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Category: geo-blocking

Directive on television and radio programmes

What is the current situation for online transmission and retransmission of television and radio programmes?

Broadcasters are increasingly offering their broadcasts online (for instance through their simulcasting or catch-up services). However, such online programming often remains unavailable in other Member States, even if there is interest abroad to access it. The clearance of rights for such uses can be particularly burdensome: a broadcaster needs to obtain authorisations from various rightholders, for different categories of works and other protected content, and separately for every Member State, where the programme will be available online.

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Survey shows Europeans are well aware of rules against unjustified geo-blocking

Seven months after new rules against unjustified geo-blocking began to apply, general consumer awareness of the new rules against restrictions for online shopping and cross-border sales is already high. A Eurobarometer survey shows that just a few months after the new rules on geo-blocking started to apply, 50% of EU citizens are generally aware of EU action to tackle unjustified discrimination by traders.

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Commission sends Statements of Objections to Valve and five videogame publishers on “geo-blocking” of PC video games

The European Commission has informed Valve, owner of the “Steam” video game distribution platform, and five videogame publishers, of its preliminary view that the companies prevented consumers from purchasing videogames cross-border from other Member States, in breach of EU competition rules.

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Pirates lose their ad money thanks to VPN?

VPN allows circumventing geographical restriction of access to certain web-site if it is blocked. But most web-sites, including those “pirate”, rely on advertising; their most part of revenue is derived from advertising. One informational agency spoke with operator of one so called pirate site. What exactly distributes such site it is unknown, but the operator says some interesting things.

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Spanski v Telewizja Polska: domestic copyright infringement from abroad

When the owner of a foreign website, acting abroad, uploads video content in which another party holds exclusive United States public performance rights under the Copyright Act and then directs the uploaded content to United States viewers upon their request, does it commit an infringing “performance” under the Act? If so, is it protected from liability by the principle – unquestioned here – that the Act has no extraterritorial application?

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Some facts about regulation on portability of online content services in EU

The aim is to ensure that Europeans who buy or subscribe to films, sports broadcasts, music, e-books and games in their home Member State are able to access this content when they travel or stay temporarily in another EU country. The Regulation comes into force on 1 April 2018 in all EU Member States.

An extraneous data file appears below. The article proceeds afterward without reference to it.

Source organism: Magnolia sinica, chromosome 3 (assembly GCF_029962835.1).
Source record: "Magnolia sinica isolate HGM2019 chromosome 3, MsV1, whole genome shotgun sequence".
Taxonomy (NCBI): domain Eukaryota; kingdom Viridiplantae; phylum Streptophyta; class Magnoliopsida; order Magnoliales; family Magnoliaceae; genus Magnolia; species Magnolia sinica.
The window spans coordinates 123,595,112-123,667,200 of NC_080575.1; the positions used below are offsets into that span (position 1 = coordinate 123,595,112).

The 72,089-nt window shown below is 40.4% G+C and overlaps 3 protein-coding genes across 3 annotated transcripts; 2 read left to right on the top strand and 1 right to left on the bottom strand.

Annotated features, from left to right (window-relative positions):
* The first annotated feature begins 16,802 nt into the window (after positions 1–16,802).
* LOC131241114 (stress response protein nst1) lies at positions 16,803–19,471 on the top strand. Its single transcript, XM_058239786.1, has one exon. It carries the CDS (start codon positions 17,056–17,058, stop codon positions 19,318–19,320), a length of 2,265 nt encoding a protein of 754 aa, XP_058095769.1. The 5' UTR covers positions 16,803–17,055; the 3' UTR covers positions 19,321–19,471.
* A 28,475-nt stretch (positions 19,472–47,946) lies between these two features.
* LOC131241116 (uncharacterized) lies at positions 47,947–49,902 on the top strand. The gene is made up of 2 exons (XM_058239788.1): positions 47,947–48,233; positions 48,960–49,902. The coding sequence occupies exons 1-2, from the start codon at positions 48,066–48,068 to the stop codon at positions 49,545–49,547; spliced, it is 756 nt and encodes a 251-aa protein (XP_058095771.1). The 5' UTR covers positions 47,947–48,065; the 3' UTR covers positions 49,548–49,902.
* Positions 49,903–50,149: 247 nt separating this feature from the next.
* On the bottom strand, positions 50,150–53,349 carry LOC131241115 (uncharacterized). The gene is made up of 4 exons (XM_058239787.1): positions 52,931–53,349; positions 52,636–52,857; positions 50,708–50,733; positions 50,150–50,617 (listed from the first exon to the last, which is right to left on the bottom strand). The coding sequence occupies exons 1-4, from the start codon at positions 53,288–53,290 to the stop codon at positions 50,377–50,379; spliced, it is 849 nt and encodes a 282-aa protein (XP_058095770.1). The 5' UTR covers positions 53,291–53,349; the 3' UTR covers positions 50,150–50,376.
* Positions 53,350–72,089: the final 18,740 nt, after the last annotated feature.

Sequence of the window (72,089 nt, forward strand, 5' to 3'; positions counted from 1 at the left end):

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Amendments to regulation on geo-blocking and other forms of discrimination based on customers’ nationality, place of residence or place of establishment

In many cases, divergent legal environments, the legal uncertainty involved and the associated risks as regards the applicable consumer protection and environmental or labelling laws, taxation and fiscal issues, delivery costs or language requirements contribute to the traders’ unwillingness to engage in commercial relations with consumers from other Member States. In other cases some traders are fragmenting the market in order to increase consumer prices.

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Reforming of copyright in EU and one of the questions concerned: territoriality of copyright

In the light of coming copyright reforms in EU the draft impact assessment concerns some important copyright issues. One of them is territoriality of copyright.

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UK consultation on cross-border portability of online content services

Regulation 2017/1128 of the European Parliament and of the Council on cross-border portability of online content services in the internal market (the “Portability Regulation”) comes into force in the United Kingdom on 1 April (Article 11 of the Regulation). The Regulation is designed to make it easier for consumers who live in the European Union (EU) to access online content services they subscribe to (for example, television, film and music subscription services) when they are temporarily located in another Member State of the EU (Article 1.1). This could be, for example, when on holiday or travelling on business.

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SWD Impact assessment on the modernisation of EU copyright rules – the general objective

The Internet has favoured the entry of new market players and the development of new services (e.g. music streaming services, Video on Demand – VoD – platforms, etc.) providing access to a large quantity and variety of content online. Digital technologies also offer new opportunities to cultural heritage institutions (CHIs) willing to digitise and disseminate parts of their collections that would otherwise remain confined to their premises with limited access to the public.

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